Sal Guarriello, 90, West Hollywood councilman; Jack McCoy, 72, stock-car driver; Michael Wise, 64, S & L scandal figure; Maurice Druon, 90, French author; Nate Dolin, 95, ex-Cleveland Indians exec
Sal Guarriello joined the West Hollywood City Council in 1990 and was reelected four times, most recently in 2007. He was instrumental in the creation of the citys veterans memorial at Holloway Park in 2003. (City of West Hollywood)
Sal Guarriello, 90, a longtime West Hollywood city councilman who was elected in 1990, died Thursday at Cedars-Sinai Medical Center in Los Angeles after a sudden illness, West Hollywood Mayor Jeff Prang announced.
A former insurance agent, Guarriello and his wife, Rita, moved to West Hollywood in 1964, 20 years before the city incorporated.
He joined the Coalition for Economic Survival, a tenant-rights group, in 1983 and three years later became part of its steering committee. An advocate for rent control and affordable housing, Guarriello also was named to the West Hollywood Community Housing Corp.'s board of directors in 1986.
After his initial election to the City Council, Guarriello was reelected four times, most recently in 2007. He was instrumental in the creation of the city's veterans memorial at Holloway Park in 2003.
Salvatore J. Guarriello was born March 2, 1919, in New York and grew up in the city's Hell's Kitchen neighborhood. He served as an Army medic during World War II.
His wife, who served on the West Hollywood Planning Commission, died in 1997.
Key figure in S&L scandal in 1980s
Michael Wise, 64, a key figure in the 1980s savings and loan scandal, jumped to his death April 8 in Florida.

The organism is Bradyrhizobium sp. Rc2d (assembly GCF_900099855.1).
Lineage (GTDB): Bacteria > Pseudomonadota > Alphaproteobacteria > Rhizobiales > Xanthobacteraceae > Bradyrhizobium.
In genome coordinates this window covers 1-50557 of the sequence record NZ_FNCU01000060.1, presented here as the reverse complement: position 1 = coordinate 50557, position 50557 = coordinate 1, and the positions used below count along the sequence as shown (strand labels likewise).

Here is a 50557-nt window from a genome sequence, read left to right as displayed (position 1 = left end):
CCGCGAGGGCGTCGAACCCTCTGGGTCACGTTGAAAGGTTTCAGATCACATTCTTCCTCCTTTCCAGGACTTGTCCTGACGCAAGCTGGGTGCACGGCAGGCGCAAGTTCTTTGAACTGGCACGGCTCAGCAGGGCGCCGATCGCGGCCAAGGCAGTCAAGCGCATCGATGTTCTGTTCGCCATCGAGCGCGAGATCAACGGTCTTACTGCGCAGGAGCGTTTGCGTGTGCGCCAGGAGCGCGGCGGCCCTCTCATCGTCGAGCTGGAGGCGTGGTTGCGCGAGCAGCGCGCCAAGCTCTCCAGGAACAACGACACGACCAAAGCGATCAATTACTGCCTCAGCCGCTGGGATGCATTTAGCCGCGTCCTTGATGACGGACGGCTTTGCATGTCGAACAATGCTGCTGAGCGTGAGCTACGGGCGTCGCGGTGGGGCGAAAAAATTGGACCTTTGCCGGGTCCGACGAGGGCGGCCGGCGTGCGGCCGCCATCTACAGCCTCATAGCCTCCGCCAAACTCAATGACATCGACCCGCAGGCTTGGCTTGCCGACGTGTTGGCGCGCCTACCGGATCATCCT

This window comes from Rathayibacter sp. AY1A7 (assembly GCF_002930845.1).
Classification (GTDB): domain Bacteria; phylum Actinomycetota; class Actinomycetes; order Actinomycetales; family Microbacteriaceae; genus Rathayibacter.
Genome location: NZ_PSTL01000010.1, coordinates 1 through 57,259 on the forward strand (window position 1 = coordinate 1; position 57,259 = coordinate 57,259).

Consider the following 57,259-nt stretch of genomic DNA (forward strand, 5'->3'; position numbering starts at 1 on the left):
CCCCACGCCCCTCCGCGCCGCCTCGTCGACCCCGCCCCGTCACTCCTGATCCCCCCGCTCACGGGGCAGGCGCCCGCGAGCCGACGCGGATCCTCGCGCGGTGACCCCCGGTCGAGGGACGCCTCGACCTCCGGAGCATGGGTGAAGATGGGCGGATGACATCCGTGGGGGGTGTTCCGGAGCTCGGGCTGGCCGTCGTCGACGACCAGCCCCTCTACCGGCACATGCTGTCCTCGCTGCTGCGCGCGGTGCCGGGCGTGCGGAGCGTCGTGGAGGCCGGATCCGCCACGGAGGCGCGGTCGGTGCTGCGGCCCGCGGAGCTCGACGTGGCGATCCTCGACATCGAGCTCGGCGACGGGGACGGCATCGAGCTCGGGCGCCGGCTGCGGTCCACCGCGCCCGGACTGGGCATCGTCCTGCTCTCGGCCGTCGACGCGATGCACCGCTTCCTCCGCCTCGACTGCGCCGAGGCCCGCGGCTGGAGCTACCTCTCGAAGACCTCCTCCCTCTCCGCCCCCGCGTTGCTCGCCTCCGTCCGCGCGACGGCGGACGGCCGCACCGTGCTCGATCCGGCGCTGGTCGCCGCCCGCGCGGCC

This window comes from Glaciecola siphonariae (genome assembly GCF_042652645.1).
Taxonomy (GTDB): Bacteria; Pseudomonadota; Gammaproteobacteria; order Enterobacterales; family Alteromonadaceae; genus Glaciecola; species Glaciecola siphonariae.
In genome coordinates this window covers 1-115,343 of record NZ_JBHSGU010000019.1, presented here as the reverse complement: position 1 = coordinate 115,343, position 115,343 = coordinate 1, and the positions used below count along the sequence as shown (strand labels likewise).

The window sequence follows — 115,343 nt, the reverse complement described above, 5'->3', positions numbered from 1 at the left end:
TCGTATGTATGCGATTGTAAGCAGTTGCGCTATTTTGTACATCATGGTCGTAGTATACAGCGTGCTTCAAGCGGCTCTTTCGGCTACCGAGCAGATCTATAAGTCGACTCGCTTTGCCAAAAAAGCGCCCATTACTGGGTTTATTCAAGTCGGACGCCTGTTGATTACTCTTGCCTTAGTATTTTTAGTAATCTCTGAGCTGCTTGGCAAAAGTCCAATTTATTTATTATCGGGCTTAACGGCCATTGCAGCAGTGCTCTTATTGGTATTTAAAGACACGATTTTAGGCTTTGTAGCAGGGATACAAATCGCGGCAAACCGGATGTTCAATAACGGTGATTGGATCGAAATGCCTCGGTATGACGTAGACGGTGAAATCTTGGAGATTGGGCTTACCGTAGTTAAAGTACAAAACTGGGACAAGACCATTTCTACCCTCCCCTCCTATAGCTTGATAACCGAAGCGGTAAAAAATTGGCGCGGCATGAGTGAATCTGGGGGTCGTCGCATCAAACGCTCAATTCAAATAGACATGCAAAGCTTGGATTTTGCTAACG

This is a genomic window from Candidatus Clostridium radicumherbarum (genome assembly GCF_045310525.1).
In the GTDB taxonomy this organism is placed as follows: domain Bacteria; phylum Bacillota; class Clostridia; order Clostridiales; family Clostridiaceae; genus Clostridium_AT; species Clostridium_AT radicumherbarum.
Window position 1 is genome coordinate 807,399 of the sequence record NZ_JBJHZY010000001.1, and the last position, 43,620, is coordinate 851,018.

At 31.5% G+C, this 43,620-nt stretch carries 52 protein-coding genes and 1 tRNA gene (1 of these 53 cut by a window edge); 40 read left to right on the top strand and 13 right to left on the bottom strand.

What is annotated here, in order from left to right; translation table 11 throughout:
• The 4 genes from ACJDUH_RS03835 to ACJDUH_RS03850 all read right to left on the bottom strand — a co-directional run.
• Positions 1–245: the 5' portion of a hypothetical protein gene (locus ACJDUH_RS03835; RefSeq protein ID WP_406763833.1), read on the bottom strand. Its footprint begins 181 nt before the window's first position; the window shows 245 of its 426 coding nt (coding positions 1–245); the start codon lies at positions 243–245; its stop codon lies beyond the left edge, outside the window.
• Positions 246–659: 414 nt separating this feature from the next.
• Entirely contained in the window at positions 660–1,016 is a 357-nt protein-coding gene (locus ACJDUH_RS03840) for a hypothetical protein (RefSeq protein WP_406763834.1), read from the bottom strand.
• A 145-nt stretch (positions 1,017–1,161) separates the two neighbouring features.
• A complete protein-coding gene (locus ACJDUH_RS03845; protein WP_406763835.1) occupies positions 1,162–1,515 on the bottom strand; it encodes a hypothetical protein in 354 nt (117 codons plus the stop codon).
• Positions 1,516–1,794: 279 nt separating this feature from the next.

Wise jumped from the ninth level of a parking garage at Tampa International Airport, said Henry Poage, a spokesman for the Hillsborough County, Fla., medical examiner's office. Wise was taken to a hospital, but died in the emergency room.
Wise had served as chairman of Denver-based Silverado Savings and Loan Assn., whose 1988 collapse attracted attention for its $1-billion cost to taxpayers and the makeup of its board of directors, which included Neil Bush, son of then-Vice President George H.W. Bush. A jury acquitted Wise of criminal charges in connection with that failure, but he was banned from banking for life.
He later pleaded guilty to stealing nearly $9 million from investors in an Aspen, Colo., mortgage business and served 3 1/2 years in federal prison in Leavenworth, Kan.
After his release from prison, Wise moved to St. Petersburg, Fla., where he worked for the parent company of CFIC Home Mortgage.
Born Aug. 31, 1944, in San Francisco, Wise spent most of his early years in Kansas. He graduated in 1967 from Emporia State University in eastern Kansas and was a clothing salesman before working his way up the ladder at a savings and loan in Emporia.
French author, Resistance fighter
Maurice Druon, 90, a French author, fighter for France's World War II Resistance movement and writer of one of its anthems, died of cardiovascular problems Tuesday in Paris, French authorities said. He was 90.